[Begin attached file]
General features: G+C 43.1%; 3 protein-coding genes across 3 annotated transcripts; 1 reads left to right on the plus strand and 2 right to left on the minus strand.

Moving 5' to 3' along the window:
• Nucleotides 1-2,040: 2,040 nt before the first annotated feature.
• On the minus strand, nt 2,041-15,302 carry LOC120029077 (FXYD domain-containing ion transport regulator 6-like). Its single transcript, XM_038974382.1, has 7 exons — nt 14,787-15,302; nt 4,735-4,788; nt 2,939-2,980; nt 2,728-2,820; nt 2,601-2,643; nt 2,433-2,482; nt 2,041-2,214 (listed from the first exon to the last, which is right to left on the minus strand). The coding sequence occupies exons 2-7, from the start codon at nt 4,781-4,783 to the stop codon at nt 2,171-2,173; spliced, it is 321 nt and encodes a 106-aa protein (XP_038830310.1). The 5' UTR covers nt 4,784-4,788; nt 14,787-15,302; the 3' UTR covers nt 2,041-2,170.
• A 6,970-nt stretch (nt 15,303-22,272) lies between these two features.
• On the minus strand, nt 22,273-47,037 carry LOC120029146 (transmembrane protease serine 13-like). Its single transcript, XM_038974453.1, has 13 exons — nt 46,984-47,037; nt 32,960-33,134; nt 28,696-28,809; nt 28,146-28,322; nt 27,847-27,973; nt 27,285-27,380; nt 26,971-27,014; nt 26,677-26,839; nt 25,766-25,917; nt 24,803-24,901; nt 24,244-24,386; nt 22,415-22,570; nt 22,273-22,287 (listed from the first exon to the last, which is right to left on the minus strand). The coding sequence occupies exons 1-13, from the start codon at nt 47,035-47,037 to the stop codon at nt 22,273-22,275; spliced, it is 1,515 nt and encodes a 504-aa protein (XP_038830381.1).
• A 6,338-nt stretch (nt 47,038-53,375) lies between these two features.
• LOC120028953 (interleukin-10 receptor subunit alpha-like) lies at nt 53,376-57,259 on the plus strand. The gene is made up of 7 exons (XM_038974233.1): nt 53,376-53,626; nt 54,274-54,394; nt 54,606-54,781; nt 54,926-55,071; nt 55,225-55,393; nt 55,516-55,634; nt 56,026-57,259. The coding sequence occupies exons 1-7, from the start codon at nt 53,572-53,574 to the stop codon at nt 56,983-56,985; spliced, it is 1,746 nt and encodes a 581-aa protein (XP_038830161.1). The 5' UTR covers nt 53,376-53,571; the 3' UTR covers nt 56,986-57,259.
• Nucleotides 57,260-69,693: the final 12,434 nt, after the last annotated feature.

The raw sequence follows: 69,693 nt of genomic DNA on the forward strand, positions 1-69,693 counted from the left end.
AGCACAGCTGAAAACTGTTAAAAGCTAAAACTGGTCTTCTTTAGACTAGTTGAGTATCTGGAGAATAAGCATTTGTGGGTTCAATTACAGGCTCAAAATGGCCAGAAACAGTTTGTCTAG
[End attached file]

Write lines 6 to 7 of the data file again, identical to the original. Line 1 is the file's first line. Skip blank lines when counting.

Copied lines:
• On the minus strand, nt 22,273-47,037 carry LOC120029146 (transmembrane protease serine 13-like). Its single transcript, XM_038974453.1, has 13 exons — nt 46,984-47,037; nt 32,960-33,134; nt 28,696-28,809; nt 28,146-28,322; nt 27,847-27,973; nt 27,285-27,380; nt 26,971-27,014; nt 26,677-26,839; nt 25,766-25,917; nt 24,803-24,901; nt 24,244-24,386; nt 22,415-22,570; nt 22,273-22,287 (listed from the first exon to the last, which is right to left on the minus strand). The coding sequence occupies exons 1-13, from the start codon at nt 47,035-47,037 to the stop codon at nt 22,273-22,275; spliced, it is 1,515 nt and encodes a 504-aa protein (XP_038830381.1).
• A 6,338-nt stretch (nt 47,038-53,375) lies between these two features.